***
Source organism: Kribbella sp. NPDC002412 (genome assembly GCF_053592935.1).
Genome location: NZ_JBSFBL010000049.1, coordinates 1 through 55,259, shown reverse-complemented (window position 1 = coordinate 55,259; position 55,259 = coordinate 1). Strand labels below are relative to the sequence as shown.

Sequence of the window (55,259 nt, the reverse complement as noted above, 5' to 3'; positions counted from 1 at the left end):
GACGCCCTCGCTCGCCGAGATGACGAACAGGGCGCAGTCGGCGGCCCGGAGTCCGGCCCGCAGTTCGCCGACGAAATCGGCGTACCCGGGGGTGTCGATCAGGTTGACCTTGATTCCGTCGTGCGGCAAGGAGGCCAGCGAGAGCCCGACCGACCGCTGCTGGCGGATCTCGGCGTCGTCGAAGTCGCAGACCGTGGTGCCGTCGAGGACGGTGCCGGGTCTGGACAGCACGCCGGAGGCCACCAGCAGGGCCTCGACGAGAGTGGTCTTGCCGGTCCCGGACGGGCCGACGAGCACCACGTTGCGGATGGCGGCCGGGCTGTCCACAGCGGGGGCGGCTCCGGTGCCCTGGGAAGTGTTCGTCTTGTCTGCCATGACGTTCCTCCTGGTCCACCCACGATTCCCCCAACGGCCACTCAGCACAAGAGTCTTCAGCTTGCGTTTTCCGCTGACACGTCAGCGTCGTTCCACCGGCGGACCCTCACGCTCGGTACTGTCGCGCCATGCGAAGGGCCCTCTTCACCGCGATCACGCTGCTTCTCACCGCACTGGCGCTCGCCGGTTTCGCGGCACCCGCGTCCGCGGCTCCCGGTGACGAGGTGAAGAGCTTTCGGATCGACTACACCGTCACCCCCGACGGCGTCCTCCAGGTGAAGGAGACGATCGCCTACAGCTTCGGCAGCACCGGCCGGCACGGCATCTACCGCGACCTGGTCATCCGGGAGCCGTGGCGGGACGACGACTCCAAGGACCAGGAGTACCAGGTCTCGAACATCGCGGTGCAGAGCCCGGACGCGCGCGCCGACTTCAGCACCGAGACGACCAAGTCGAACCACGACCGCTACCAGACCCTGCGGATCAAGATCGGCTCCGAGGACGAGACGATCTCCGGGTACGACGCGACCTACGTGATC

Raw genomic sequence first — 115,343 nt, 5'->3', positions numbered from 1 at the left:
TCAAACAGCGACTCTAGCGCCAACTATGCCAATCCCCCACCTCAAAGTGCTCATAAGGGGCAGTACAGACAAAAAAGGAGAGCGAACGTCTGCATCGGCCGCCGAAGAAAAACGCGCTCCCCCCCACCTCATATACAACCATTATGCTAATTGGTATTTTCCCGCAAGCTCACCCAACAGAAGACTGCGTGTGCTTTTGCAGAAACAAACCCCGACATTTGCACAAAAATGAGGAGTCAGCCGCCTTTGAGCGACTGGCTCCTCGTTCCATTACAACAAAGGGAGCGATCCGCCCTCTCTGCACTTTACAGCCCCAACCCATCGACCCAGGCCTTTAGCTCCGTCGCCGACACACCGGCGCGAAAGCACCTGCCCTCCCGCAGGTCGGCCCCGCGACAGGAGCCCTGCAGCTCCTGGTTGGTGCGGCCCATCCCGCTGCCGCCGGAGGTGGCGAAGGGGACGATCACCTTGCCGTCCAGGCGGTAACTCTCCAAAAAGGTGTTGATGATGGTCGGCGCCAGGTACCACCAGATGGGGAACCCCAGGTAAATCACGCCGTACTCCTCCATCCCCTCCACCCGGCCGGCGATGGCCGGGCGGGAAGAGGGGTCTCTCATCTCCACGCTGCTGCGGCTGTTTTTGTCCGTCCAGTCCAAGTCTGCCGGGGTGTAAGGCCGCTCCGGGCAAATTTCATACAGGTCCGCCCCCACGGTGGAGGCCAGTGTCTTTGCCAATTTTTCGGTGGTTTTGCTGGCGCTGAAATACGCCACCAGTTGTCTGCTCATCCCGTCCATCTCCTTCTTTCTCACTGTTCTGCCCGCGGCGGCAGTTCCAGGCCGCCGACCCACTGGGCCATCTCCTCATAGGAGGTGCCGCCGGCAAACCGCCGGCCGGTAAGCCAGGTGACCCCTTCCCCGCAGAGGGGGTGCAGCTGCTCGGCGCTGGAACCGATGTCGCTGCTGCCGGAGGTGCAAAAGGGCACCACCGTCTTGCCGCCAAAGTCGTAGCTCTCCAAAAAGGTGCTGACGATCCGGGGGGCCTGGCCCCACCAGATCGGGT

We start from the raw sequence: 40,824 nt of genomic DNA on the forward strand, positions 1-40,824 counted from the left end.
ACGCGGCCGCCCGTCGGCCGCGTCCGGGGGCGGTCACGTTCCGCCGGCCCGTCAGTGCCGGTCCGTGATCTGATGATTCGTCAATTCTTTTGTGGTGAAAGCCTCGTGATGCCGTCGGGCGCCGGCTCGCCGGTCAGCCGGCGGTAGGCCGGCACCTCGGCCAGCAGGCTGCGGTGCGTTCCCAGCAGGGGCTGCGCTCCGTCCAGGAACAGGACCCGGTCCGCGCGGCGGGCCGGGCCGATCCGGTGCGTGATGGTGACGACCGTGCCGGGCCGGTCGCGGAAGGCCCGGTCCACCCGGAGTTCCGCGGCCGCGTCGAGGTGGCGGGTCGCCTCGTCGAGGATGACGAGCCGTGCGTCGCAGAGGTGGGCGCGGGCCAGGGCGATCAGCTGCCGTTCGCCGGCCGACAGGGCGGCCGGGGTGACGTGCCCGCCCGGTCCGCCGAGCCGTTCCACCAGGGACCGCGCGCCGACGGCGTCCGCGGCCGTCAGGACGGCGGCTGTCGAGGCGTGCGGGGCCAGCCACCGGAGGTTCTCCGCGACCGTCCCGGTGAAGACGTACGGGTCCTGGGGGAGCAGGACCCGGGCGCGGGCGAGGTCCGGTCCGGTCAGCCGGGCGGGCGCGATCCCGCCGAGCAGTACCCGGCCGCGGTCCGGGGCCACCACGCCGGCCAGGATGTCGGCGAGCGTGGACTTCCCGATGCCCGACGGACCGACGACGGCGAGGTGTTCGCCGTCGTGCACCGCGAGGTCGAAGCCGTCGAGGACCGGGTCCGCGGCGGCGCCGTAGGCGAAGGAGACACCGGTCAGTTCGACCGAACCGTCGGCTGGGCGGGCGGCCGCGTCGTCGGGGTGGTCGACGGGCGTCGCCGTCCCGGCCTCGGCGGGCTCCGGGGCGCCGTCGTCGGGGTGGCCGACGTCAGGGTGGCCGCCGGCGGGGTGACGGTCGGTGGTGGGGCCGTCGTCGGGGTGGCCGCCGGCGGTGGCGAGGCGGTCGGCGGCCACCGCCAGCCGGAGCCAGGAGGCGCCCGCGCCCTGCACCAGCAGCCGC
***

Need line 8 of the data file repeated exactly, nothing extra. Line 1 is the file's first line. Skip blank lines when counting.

ACGCGGCCGCCCGTCGGCCGCGTCCGGGGGCGGTCACGTTCCGCCGGCCCGTCAGTGCCGGTCCGTGATCTGATGATTCGTCAATTCTTTTGTGGTGAAAGCCTCGTGATGCCGTCGGGCGCCGGCTCGCCGGTCAGCCGGCGGTAGGCCGGCACCTCGGCCAGCAGGCTGCGGTGCGTTCCCAGCAGGGGCTGCGCTCCGTCCAGGAACAGGACCCGGTCCGCGCGGCGGGCCGGGCCGATCCGGTGCGTGATGGTGACGACCGTGCCGGGCCGGTCGCGGAAGGCCCGGTCCACCCGGAGTTCCGCGGCCGCGTCGAGGTGGCGGGTCGCCTCGTCGAGGATGACGAGCCGTGCGTCGCAGAGGTGGGCGCGGGCCAGGGCGATCAGCTGCCGTTCGCCGGCCGACAGGGCGGCCGGGGTGACGTGCCCGCCCGGTCCGCCGAGCCGTTCCACCAGGGACCGCGCGCCGACGGCGTCCGCGGCCGTCAGGACGGCGGCTGTCGAGGCGTGCGGGGCCAGCCACCGGAGGTTCTCCGCGACCGTCCCGGTGAAGACGTACGGGTCCTGGGGGAGCAGGACCCGGGCGCGGGCGAGGTCCGGTCCGGTCAGCCGGGCGGGCGCGATCCCGCCGAGCAGTACCCGGCCGCGGTCCGGGGCCACCACGCCGGCCAGGATGTCGGCGAGCGTGGACTTCCCGATGCCCGACGGACCGACGACGGCGAGGTGTTCGCCGTCGTGCACCGCGAGGTCGAAGCCGTCGAGGACCGGGTCCGCGGCGGCGCCGTAGGCGAAGGAGACACCGGTCAGTTCGACCGAACCGTCGGCTGGGCGGGCGGCCGCGTCGTCGGGGTGGTCGACGGGCGTCGCCGTCCCGGCCTCGGCGGGCTCCGGGGCGCCGTCGTCGGGGTGGCCGACGTCAGGGTGGCCGCCGGCGGGGTGACGGTCGGTGGTGGGGCCGTCGTCGGGGTGGCCGCCGGCGGTGGCGAGGCGGTCGGCGGCCACCGCCAGCCGGAGCCAGGAGGCGCCCGCGCCCTGCACCAGCAGCCGC